Loans for those with Bad Credit
If you have bad credit, you may be finding it increasingly difficult to get vital loans. While this is generally a sign that you should try to avoid further borrowing, there are certain circumstances in which it is just vital that you get credit. This may include paying rent, especially if you have young children, paying school fees or paying for medical treatment. A bad credit rating can also hinder your attempts to get insurance, rent a home and sometimes get a job.
Repair Your Credit
If you are facing problems such as these, you should consider trying to repair your credit rating. Credit repair is a general term often applied to the controversial practice of improving or rehabilitating one's financial reputation (creditworthiness) among creditors. To improve a credit rating damaged by poor credit habits, in the long run only one thing will work: changing those habits.
Making arrangements with the creditors to repay them is often one of the steps in improving one's credit habits. Creditors may accept slow payment schedules, as an alternative to writing off the debt. In some cases, creditors may accept a less-than-full repayment (pennies on the dollar). The key here is contact with the creditor and taking action to retire the debt.
At the same time, reviving an old debt that is no longer collectible can actually do additional damage to one's credit reputation. It is best to be aware of the circumstances regarding the debts collect-ability, statute of limitations, and legal and illegal collection practices, before contacting a creditor on a very old debt.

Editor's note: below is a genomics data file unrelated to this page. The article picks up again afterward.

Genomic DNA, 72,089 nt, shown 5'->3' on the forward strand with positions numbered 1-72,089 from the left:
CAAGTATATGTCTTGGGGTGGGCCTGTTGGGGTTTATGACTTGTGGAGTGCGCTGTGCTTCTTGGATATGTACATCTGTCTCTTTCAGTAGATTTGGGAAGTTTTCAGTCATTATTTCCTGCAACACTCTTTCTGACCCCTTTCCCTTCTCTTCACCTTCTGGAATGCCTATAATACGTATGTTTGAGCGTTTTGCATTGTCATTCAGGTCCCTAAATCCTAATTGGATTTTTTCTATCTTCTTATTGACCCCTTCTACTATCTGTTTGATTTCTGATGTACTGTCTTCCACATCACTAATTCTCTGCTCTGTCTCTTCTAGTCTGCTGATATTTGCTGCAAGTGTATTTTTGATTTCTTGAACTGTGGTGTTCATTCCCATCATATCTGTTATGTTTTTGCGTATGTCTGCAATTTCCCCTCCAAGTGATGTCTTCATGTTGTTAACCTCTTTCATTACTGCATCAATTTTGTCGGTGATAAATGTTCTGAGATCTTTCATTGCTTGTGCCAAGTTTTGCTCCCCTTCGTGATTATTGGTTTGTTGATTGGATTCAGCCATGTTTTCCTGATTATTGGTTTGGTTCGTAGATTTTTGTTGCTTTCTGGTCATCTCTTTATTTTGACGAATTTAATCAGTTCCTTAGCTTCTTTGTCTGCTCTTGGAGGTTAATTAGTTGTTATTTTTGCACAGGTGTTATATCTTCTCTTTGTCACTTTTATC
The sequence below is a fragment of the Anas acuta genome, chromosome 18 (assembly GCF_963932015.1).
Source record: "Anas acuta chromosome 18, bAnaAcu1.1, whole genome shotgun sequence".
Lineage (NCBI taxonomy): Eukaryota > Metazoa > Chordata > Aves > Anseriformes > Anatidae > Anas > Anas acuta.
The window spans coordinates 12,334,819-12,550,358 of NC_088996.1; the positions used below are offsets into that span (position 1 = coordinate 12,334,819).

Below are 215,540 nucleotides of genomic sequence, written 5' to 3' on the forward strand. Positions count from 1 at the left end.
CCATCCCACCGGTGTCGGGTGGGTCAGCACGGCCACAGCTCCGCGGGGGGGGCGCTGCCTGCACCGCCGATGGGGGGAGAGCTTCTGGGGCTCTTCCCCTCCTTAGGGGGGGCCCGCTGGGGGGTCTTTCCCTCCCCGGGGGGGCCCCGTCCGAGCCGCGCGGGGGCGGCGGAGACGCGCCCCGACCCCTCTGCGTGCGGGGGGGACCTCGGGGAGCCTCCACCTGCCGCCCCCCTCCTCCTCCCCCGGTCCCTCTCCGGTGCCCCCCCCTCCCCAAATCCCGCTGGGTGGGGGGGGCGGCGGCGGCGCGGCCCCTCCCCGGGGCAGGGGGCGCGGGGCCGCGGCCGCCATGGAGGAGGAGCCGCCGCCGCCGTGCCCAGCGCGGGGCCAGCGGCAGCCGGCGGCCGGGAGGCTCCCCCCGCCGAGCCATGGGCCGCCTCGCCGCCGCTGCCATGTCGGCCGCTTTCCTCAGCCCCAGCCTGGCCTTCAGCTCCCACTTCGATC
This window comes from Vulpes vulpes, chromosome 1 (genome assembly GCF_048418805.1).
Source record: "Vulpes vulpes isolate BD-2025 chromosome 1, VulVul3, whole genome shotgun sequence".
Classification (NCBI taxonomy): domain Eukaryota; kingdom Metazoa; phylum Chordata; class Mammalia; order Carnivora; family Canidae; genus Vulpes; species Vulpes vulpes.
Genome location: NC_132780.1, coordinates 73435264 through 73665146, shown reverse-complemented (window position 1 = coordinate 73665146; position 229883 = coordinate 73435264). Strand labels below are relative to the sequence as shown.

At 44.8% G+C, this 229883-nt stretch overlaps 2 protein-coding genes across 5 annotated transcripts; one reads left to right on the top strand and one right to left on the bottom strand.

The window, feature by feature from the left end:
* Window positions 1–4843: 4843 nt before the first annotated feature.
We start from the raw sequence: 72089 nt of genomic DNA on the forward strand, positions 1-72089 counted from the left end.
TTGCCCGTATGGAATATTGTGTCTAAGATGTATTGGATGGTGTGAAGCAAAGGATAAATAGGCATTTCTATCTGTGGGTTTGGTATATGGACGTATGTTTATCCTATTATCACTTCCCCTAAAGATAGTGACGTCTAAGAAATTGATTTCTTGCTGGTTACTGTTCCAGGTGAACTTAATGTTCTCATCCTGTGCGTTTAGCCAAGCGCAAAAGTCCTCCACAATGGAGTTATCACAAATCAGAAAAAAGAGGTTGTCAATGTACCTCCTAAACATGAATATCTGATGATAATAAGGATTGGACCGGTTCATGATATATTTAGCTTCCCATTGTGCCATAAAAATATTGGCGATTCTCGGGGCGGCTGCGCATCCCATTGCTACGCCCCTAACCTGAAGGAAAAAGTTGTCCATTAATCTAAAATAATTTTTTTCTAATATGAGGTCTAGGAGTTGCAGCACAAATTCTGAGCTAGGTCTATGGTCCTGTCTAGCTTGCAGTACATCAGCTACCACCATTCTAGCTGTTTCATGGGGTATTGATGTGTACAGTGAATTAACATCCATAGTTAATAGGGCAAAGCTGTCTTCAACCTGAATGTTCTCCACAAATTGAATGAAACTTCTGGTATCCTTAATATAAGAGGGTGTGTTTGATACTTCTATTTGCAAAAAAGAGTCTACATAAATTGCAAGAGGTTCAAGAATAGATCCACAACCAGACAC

In December 2003, Congress passed the Fair and Accurate Credit Transactions Act (FACT Act), which included the right to a free annual credit report on request and a number of provisions designed to improve the accuracy of credit reports.
On June 4, the Federal Trade Commission finalized its rule for implementing the new consumer right to a free credit report, rolling it out over a nine-month period, beginning on the west coast in December 2004 and finishing on the east coast in September 2005.
From 1994 to 2004, the state PIRGs and other consumer organizations have issued numerous reports showing that sloppy credit reporting agency practices are at fault for errors in consumer credit reports.
Inaccurate credit reports could damage 1 in 4 consumer's ability to buy a home, rent an apartment, obtain credit, open a bank account, or even get a job.